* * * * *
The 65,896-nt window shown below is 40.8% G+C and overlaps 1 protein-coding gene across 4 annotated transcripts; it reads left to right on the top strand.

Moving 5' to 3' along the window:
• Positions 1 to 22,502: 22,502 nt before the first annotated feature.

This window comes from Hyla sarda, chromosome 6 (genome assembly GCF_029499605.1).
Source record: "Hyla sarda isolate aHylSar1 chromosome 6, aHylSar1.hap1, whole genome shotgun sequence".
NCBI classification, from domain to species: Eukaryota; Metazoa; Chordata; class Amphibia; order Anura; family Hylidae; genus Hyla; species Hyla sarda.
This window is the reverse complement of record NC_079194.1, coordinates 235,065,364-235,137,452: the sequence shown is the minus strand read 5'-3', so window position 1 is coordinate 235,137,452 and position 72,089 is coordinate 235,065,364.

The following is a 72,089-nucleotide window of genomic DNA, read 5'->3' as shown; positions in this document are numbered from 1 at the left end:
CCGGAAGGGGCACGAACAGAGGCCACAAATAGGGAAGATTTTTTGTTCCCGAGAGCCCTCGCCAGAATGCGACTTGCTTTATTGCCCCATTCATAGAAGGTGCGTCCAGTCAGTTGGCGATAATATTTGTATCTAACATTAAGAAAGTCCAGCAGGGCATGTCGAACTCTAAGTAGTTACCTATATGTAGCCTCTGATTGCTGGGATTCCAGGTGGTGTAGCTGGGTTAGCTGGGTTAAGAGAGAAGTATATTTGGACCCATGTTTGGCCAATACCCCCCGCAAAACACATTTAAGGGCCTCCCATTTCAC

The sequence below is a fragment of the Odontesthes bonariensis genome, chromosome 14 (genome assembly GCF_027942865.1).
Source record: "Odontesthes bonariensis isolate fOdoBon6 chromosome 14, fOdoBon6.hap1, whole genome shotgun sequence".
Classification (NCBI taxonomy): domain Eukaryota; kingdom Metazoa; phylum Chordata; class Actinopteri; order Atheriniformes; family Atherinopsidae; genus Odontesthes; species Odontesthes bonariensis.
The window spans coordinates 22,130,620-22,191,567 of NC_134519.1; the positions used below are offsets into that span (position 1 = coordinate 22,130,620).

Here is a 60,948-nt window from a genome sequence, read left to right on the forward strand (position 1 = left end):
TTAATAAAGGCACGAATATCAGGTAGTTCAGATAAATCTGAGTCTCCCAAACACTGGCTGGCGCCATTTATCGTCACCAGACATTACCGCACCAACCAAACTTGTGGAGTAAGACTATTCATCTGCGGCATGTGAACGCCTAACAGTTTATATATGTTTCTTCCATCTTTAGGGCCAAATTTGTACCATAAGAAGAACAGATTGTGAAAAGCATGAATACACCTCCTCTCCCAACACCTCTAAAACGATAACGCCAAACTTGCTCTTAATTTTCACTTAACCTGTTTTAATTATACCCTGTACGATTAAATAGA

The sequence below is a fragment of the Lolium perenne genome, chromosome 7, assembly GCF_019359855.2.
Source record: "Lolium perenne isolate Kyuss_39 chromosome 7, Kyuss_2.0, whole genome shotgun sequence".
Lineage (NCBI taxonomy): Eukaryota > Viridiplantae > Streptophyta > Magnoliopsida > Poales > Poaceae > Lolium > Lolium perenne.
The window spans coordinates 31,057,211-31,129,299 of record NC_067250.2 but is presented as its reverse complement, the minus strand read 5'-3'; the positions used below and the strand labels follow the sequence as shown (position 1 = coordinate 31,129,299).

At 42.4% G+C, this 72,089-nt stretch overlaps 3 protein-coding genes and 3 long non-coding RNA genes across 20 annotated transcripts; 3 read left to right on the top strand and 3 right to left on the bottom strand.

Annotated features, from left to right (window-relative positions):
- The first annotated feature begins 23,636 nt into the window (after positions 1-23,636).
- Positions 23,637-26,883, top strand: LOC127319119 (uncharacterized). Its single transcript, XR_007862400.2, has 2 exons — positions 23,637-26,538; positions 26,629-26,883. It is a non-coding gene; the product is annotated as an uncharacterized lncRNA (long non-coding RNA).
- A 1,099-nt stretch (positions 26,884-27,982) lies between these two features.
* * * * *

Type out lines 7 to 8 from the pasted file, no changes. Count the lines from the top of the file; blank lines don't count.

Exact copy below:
This window is the reverse complement of record NC_079194.1, coordinates 235,065,364-235,137,452: the sequence shown is the minus strand read 5'-3', so window position 1 is coordinate 235,137,452 and position 72,089 is coordinate 235,065,364.

The following is a 72,089-nucleotide window of genomic DNA, read 5'->3' as shown; positions in this document are numbered from 1 at the left end: